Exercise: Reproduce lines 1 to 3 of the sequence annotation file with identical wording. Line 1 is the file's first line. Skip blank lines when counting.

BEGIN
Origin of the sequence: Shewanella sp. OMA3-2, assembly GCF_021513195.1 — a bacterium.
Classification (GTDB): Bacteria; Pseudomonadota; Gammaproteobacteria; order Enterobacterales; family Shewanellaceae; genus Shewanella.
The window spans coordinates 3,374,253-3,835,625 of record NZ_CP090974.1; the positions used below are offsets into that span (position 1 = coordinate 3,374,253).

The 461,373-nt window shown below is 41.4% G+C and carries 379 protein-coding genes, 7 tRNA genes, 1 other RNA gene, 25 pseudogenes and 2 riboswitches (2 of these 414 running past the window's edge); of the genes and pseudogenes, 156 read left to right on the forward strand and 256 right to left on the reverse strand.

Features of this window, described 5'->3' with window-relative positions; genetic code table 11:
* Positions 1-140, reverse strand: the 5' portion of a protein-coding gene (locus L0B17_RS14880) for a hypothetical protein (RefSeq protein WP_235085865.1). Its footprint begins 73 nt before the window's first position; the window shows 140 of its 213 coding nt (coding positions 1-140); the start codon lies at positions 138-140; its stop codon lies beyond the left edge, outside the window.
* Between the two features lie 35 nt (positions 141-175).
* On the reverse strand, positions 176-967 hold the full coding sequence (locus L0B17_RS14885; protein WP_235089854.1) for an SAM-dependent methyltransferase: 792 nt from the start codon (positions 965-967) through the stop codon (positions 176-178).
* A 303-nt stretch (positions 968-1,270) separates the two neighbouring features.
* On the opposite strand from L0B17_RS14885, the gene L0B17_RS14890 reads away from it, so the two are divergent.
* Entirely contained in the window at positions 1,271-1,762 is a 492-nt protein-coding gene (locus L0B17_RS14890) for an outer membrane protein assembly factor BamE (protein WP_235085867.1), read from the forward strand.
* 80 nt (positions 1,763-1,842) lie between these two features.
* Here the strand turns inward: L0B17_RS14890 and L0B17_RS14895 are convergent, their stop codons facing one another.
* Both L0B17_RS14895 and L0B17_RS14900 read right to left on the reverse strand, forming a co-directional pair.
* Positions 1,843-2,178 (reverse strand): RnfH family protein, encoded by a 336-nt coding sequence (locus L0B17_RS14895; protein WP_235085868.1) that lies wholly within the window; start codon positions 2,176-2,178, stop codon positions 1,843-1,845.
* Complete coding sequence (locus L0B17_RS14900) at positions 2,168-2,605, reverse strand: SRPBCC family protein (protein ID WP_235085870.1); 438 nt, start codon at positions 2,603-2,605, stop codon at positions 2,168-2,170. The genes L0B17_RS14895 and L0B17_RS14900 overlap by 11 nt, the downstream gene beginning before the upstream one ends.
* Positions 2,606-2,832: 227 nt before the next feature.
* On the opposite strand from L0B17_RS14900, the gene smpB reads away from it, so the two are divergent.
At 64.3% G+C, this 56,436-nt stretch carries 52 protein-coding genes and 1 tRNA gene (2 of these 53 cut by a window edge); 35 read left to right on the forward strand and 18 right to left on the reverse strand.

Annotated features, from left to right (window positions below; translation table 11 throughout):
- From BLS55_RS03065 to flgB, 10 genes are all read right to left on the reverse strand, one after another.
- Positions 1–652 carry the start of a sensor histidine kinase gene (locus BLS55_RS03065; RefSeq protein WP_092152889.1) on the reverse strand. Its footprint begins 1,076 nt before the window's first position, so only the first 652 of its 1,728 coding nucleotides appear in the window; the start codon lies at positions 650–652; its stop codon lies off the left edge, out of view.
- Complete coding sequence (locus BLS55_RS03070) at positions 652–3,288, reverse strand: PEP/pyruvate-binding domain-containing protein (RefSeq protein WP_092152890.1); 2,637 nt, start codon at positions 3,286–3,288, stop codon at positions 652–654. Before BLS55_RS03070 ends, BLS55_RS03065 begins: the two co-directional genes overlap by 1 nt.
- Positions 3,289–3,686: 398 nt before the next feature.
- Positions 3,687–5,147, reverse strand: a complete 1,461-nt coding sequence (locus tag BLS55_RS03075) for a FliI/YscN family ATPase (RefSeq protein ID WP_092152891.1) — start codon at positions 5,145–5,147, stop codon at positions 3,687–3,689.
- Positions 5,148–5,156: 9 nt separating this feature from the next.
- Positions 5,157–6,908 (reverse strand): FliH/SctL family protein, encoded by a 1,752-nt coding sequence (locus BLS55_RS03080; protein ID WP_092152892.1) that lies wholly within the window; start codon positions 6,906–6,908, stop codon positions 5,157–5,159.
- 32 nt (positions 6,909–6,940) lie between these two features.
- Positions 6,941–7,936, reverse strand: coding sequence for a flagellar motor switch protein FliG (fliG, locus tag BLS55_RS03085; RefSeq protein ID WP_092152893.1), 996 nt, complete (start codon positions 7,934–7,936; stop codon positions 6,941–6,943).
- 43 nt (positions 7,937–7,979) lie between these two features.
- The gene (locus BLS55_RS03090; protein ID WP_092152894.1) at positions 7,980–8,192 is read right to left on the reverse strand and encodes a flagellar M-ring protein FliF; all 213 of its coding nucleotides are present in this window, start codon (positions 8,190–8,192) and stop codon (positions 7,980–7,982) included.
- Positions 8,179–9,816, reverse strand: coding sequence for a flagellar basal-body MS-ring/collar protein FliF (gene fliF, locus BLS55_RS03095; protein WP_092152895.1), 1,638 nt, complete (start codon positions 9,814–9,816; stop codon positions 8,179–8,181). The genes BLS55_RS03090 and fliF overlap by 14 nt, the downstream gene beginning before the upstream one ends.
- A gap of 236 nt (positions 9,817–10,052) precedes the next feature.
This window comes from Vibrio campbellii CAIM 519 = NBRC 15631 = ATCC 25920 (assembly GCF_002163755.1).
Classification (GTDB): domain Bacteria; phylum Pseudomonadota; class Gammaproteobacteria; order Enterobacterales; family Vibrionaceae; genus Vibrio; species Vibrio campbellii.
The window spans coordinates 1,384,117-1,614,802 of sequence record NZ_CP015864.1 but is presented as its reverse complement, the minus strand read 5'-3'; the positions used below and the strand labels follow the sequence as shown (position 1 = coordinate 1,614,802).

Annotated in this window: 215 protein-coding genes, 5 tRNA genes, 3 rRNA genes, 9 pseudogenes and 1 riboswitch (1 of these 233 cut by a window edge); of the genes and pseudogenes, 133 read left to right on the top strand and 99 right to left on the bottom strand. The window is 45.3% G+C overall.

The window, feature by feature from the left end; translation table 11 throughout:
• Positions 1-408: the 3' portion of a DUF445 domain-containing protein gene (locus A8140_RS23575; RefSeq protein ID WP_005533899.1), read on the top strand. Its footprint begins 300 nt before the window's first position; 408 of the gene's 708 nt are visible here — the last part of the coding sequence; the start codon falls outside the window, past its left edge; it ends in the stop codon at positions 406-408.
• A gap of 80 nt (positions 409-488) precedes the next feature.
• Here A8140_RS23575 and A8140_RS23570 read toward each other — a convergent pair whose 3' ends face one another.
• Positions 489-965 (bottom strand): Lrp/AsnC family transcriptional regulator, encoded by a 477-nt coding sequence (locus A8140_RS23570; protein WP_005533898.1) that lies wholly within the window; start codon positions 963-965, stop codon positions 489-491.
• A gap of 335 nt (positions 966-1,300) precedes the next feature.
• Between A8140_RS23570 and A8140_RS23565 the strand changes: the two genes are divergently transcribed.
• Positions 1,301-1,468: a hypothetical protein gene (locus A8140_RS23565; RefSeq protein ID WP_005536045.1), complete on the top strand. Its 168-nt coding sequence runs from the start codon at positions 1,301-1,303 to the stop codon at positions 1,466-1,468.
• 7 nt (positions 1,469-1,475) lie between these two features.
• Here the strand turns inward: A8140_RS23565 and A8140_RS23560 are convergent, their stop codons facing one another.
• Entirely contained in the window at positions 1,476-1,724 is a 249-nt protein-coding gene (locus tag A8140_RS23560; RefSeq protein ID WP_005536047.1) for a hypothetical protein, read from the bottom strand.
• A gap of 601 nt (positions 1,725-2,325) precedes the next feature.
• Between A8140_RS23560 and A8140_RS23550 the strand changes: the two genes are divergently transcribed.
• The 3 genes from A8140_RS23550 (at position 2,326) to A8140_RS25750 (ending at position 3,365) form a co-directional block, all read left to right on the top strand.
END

Origin of the sequence: Shewanella sp. OMA3-2, assembly GCF_021513195.1 — a bacterium.
Classification (GTDB): Bacteria; Pseudomonadota; Gammaproteobacteria; order Enterobacterales; family Shewanellaceae; genus Shewanella.
The window spans coordinates 3,374,253-3,835,625 of record NZ_CP090974.1; the positions used below are offsets into that span (position 1 = coordinate 3,374,253).